Step 545 may include constructing a stochastic collocation grid in order to calculate a quantity of interest with respect to geometries within the family of geometries and estimate solutions for geometries outside of the family of geometries. For example, interpolation may be used to estimate solutions. For each independent segment, the set of possible geometries may be infinite (e.g., due to continuous probability distributions). First, then, step 545 may include mapping the infinite set of possible geometries to a finite number. The finite set of possible geometries may comprise a probability set, where solutions corresponding to any other geometry in the probability set (e.g., solutions outside the finite set or outside the family of geometries) may be obtained using interpolation in a stochastic space. In one case, a Smolyak sparse grid algorithm may be used to identify a set of collocation points, where each point may correspond to a unique geometry. The algorithm may be repeated for each geometric segment identified, for example, in step 543.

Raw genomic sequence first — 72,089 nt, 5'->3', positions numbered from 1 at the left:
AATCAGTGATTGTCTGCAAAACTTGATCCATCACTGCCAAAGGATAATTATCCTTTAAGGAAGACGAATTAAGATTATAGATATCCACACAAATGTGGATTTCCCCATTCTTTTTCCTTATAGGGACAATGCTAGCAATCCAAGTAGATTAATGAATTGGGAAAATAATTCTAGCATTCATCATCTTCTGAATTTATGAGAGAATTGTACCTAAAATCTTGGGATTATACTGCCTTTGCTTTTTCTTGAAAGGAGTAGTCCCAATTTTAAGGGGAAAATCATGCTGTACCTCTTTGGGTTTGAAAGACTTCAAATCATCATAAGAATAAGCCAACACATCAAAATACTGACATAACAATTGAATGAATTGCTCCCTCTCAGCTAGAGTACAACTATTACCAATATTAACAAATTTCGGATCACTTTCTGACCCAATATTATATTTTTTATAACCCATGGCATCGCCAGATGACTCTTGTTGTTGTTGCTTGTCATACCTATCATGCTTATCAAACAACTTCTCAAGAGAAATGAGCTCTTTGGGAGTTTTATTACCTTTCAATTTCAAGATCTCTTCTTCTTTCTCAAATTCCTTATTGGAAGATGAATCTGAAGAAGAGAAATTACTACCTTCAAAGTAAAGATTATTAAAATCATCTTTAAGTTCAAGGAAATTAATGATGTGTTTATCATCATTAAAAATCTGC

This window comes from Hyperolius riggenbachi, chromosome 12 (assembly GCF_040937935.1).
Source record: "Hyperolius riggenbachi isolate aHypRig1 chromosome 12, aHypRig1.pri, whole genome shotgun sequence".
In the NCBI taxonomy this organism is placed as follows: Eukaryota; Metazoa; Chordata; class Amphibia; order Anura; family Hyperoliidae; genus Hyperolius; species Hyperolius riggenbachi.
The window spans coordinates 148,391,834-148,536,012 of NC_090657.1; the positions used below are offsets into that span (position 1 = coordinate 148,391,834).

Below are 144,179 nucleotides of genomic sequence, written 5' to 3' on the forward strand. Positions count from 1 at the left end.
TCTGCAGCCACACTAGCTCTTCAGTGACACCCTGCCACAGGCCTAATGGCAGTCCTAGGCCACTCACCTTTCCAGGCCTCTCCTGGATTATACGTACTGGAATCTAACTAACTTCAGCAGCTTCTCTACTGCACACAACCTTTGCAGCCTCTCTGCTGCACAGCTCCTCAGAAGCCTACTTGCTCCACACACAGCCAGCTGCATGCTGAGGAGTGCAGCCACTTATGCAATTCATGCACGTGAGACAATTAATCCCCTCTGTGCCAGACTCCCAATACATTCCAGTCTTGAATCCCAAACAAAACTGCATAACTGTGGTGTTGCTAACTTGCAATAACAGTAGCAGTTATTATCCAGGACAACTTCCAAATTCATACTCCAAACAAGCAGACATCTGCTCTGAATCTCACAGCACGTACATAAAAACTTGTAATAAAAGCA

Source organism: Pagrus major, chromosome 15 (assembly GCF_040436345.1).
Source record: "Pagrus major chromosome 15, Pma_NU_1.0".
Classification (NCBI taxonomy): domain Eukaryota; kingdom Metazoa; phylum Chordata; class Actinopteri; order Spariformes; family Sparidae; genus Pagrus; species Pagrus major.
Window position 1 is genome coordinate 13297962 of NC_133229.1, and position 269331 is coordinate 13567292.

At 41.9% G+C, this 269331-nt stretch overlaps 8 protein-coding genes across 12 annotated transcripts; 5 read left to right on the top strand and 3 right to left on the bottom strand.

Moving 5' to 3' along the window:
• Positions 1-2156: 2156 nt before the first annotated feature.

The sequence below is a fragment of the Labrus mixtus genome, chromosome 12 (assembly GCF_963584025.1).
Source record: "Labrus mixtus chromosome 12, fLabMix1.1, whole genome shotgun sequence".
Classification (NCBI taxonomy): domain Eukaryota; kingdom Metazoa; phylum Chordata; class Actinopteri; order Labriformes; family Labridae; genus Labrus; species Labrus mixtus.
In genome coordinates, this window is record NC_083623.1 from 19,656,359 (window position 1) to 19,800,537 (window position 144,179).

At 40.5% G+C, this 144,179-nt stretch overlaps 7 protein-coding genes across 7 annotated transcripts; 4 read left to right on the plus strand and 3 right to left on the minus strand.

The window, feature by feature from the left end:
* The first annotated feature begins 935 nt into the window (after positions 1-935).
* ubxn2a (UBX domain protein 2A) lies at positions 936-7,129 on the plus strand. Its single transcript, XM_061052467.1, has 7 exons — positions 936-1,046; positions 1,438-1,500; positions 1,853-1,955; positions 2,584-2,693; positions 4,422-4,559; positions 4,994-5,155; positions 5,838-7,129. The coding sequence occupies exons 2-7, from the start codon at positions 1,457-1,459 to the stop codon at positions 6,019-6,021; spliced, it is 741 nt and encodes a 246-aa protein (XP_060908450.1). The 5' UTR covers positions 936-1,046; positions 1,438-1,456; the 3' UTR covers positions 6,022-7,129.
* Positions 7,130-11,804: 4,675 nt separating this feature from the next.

Step 547 may include calculating sensitivities. For example, the quantity of interest for method 500 may be Fractional Flow Reserve (FFR), which may be the ratio of local to aortic pressure or local to aortic flow. In one embodiment, FFR may be computed at each stochastic collocation point. Once FFR is calculated for various uncertainties, step 547 may include constructing a stochastic space representation of FFR. For example, step 547 may include calculating FFR for all sources of uncertainties identified in step 541, at each collocation point. The stochastic space representation of FFR may then be a representation based on all the uncertainties determined from step 541. In other instances, the representation may be based on a subset of the uncertainties. In one embodiment, the stochastic space may be sampled to calculate standard deviation and confidence intervals of FFR. Sensitivity may be defined as the standard deviation of FFR. Calculating the standard deviation of FFR may thus mean calculating the sensitivity. In one case, a machine learning algorithm may be used to calculate FFR for the numerous geometric segments and stochastic collocation points. In another case, blood flow simulations may be used to calculate FFR. The blood flow simulations for calculating FFR may be more suitable for cases with fewer geometric segments or stochastic collocation points. Various embodiments of such a method and system for determining uncertainty related to quantities of interest are described in greater detail in U.S. Nonprovisional application Ser. No. 13/864,996 entitled “Method and System for Sensitivity Analysis in Modeling Blood Flow Characteristics,” filed Apr. 17, 2013, the entire disclosure of which is hereby incorporated by reference in its entirety.